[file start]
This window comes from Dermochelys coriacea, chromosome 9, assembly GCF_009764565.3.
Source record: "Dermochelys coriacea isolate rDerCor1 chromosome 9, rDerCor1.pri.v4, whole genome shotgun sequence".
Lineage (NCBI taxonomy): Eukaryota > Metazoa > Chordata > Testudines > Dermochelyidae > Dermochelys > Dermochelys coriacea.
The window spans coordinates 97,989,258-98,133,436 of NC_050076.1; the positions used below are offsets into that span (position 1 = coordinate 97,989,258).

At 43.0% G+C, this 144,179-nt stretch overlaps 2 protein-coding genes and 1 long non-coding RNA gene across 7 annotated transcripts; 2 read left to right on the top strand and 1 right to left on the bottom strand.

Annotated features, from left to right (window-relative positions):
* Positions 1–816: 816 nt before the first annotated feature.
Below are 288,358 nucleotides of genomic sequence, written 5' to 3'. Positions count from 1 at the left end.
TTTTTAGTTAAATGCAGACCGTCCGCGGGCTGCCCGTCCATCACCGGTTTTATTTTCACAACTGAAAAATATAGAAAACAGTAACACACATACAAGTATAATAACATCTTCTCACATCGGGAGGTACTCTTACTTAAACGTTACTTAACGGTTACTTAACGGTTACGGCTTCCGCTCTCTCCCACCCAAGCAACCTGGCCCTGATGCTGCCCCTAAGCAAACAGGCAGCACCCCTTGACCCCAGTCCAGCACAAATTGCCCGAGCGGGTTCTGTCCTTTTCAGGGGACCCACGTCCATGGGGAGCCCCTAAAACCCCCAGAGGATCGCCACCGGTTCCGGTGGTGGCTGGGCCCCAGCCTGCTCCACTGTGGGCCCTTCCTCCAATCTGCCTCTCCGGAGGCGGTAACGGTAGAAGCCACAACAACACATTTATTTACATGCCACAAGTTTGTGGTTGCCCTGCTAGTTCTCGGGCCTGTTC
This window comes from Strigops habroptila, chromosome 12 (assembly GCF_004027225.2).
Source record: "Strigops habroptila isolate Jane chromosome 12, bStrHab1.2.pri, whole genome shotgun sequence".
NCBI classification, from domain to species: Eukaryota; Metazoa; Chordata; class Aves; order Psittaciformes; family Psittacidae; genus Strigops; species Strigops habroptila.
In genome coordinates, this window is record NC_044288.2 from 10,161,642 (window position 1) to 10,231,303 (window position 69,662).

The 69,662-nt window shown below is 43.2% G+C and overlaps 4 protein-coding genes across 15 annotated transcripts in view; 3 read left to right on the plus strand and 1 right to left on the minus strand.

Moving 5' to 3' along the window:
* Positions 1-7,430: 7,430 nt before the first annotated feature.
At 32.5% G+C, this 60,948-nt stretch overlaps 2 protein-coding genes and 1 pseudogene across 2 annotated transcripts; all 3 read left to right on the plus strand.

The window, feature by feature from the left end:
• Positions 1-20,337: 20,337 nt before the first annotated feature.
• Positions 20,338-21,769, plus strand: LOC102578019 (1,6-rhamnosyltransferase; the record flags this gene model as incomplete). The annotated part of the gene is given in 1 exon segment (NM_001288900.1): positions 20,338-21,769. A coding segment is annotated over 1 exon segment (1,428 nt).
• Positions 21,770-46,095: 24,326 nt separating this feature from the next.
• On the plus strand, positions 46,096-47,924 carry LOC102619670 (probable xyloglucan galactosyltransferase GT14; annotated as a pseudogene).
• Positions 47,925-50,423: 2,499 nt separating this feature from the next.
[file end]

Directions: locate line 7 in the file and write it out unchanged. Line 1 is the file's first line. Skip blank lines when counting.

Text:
* Positions 1–816: 816 nt before the first annotated feature.